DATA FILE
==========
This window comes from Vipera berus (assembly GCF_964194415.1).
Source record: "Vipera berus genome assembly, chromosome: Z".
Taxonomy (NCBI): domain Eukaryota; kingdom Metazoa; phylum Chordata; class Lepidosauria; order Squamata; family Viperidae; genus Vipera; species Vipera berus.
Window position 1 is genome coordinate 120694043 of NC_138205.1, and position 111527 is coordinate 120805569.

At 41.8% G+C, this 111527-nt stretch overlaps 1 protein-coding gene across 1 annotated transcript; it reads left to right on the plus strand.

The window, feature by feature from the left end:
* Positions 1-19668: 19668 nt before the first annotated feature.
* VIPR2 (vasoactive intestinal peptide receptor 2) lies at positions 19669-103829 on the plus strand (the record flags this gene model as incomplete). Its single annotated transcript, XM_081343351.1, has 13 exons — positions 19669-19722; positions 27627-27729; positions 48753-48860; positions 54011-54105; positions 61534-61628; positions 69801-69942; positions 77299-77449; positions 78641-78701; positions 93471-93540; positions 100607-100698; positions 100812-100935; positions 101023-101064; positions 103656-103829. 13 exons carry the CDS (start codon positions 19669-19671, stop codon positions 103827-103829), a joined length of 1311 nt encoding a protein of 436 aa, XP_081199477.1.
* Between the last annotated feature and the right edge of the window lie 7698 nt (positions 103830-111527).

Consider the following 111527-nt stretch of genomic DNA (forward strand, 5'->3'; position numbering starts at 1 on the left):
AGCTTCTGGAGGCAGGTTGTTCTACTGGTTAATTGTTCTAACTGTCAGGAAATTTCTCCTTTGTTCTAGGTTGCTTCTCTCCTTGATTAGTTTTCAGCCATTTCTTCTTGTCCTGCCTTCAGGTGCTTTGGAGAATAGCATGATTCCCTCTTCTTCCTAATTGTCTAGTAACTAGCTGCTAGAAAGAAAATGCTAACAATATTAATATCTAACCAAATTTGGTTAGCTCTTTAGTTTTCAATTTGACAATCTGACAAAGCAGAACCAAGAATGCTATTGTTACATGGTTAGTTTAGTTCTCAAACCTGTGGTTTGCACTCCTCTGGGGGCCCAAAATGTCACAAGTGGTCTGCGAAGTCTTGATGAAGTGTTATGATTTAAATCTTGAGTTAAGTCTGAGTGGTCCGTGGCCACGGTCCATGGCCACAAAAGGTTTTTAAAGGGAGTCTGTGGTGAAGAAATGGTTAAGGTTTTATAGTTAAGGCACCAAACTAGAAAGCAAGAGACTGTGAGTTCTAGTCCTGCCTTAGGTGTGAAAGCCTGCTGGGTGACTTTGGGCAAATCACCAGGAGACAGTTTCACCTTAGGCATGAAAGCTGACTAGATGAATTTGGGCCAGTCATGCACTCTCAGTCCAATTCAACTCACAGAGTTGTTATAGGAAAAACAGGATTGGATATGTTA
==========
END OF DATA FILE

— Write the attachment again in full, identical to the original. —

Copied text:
This window comes from Vipera berus (assembly GCF_964194415.1).
Source record: "Vipera berus genome assembly, chromosome: Z".
Taxonomy (NCBI): domain Eukaryota; kingdom Metazoa; phylum Chordata; class Lepidosauria; order Squamata; family Viperidae; genus Vipera; species Vipera berus.
Window position 1 is genome coordinate 120694043 of NC_138205.1, and position 111527 is coordinate 120805569.

At 41.8% G+C, this 111527-nt stretch overlaps 1 protein-coding gene across 1 annotated transcript; it reads left to right on the plus strand.

The window, feature by feature from the left end:
* Positions 1-19668: 19668 nt before the first annotated feature.
* VIPR2 (vasoactive intestinal peptide receptor 2) lies at positions 19669-103829 on the plus strand (the record flags this gene model as incomplete). Its single annotated transcript, XM_081343351.1, has 13 exons — positions 19669-19722; positions 27627-27729; positions 48753-48860; positions 54011-54105; positions 61534-61628; positions 69801-69942; positions 77299-77449; positions 78641-78701; positions 93471-93540; positions 100607-100698; positions 100812-100935; positions 101023-101064; positions 103656-103829. 13 exons carry the CDS (start codon positions 19669-19671, stop codon positions 103827-103829), a joined length of 1311 nt encoding a protein of 436 aa, XP_081199477.1.
* Between the last annotated feature and the right edge of the window lie 7698 nt (positions 103830-111527).

Consider the following 111527-nt stretch of genomic DNA (forward strand, 5'->3'; position numbering starts at 1 on the left):
AGCTTCTGGAGGCAGGTTGTTCTACTGGTTAATTGTTCTAACTGTCAGGAAATTTCTCCTTTGTTCTAGGTTGCTTCTCTCCTTGATTAGTTTTCAGCCATTTCTTCTTGTCCTGCCTTCAGGTGCTTTGGAGAATAGCATGATTCCCTCTTCTTCCTAATTGTCTAGTAACTAGCTGCTAGAAAGAAAATGCTAACAATATTAATATCTAACCAAATTTGGTTAGCTCTTTAGTTTTCAATTTGACAATCTGACAAAGCAGAACCAAGAATGCTATTGTTACATGGTTAGTTTAGTTCTCAAACCTGTGGTTTGCACTCCTCTGGGGGCCCAAAATGTCACAAGTGGTCTGCGAAGTCTTGATGAAGTGTTATGATTTAAATCTTGAGTTAAGTCTGAGTGGTCCGTGGCCACGGTCCATGGCCACAAAAGGTTTTTAAAGGGAGTCTGTGGTGAAGAAATGGTTAAGGTTTTATAGTTAAGGCACCAAACTAGAAAGCAAGAGACTGTGAGTTCTAGTCCTGCCTTAGGTGTGAAAGCCTGCTGGGTGACTTTGGGCAAATCACCAGGAGACAGTTTCACCTTAGGCATGAAAGCTGACTAGATGAATTTGGGCCAGTCATGCACTCTCAGTCCAATTCAACTCACAGAGTTGTTATAGGAAAAACAGGATTGGATATGTTA